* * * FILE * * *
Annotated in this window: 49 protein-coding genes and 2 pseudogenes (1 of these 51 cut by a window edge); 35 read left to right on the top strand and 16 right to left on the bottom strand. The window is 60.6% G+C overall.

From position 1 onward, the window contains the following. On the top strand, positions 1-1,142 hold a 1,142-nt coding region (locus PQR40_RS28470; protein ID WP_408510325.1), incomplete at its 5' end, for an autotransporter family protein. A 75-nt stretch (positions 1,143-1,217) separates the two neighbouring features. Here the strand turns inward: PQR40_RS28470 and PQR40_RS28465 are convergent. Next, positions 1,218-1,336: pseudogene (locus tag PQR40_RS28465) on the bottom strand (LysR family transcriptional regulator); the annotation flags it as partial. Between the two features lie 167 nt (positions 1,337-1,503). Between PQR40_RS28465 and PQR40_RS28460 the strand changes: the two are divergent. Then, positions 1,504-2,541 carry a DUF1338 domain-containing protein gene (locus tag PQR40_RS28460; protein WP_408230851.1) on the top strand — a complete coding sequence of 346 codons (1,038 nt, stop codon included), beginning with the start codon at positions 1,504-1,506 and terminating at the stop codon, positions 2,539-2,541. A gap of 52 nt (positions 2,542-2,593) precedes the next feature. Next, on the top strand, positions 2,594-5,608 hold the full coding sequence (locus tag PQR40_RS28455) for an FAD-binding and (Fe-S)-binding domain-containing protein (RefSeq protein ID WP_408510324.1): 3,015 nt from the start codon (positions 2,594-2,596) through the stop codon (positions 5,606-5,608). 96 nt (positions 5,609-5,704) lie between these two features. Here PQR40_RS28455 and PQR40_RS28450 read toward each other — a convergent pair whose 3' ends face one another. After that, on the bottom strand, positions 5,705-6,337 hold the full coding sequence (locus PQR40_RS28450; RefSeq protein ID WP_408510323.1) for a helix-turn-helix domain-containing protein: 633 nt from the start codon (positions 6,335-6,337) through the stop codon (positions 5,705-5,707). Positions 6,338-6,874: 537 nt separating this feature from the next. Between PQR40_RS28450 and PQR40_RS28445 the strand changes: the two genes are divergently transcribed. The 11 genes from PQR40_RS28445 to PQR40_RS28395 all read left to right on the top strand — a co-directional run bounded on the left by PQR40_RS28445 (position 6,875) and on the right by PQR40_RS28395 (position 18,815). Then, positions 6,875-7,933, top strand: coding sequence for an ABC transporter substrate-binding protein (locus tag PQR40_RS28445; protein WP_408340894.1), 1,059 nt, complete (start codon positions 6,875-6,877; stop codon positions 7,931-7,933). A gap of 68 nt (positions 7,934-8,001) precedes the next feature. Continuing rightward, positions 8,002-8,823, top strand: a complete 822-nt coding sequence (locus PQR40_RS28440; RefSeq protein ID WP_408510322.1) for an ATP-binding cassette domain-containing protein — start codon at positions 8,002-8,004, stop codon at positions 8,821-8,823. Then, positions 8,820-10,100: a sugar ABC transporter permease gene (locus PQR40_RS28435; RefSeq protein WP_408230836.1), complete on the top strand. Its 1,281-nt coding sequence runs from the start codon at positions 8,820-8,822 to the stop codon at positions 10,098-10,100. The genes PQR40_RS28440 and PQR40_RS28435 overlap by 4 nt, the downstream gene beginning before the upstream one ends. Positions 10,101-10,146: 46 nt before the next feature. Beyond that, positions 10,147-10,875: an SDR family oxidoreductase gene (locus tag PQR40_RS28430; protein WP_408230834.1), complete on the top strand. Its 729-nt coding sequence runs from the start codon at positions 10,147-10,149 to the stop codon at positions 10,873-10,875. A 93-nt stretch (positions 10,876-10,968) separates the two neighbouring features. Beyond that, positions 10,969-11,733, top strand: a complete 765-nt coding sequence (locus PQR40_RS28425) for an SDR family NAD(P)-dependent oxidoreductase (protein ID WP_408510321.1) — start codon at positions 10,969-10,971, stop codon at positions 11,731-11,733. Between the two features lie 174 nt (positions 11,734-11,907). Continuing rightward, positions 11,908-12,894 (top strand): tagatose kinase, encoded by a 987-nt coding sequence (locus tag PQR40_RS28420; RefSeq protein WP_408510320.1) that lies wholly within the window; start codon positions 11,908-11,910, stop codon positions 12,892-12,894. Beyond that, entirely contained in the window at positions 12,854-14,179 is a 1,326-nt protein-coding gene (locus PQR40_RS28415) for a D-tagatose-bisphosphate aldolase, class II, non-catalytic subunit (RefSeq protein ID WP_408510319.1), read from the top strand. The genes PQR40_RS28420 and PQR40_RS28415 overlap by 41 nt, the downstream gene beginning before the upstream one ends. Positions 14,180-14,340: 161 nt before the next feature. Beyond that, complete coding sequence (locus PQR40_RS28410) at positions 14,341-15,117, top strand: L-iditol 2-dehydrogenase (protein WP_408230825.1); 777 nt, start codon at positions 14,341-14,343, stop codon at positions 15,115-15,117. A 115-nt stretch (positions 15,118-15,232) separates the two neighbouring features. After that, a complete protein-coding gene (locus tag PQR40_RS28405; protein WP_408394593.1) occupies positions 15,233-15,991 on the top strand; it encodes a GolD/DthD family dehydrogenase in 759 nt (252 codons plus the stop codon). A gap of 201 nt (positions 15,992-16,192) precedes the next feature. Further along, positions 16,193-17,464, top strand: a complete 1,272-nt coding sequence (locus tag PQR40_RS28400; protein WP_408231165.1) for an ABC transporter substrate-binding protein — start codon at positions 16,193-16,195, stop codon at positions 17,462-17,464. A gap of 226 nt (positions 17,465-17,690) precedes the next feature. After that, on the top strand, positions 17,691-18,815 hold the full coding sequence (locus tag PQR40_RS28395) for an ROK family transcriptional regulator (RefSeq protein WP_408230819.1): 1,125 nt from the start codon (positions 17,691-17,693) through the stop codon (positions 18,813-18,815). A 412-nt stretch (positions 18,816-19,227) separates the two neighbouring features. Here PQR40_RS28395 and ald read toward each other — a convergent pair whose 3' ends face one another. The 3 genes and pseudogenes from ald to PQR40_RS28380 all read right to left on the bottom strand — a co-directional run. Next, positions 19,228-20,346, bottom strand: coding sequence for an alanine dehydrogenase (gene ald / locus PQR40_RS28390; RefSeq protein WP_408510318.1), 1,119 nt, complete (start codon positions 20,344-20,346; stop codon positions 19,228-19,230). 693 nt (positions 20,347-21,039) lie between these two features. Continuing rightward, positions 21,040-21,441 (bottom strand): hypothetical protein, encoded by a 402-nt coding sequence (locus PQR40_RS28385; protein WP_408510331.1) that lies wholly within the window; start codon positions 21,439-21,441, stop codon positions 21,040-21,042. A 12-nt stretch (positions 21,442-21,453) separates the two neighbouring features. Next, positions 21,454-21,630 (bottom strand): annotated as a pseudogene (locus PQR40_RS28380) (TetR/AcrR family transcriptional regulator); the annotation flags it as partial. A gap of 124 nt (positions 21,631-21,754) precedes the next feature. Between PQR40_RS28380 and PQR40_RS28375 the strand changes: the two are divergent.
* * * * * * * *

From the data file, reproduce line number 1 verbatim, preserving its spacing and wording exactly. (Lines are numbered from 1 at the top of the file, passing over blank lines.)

Annotated in this window: 49 protein-coding genes and 2 pseudogenes (1 of these 51 cut by a window edge); 35 read left to right on the top strand and 16 right to left on the bottom strand. The window is 60.6% G+C overall.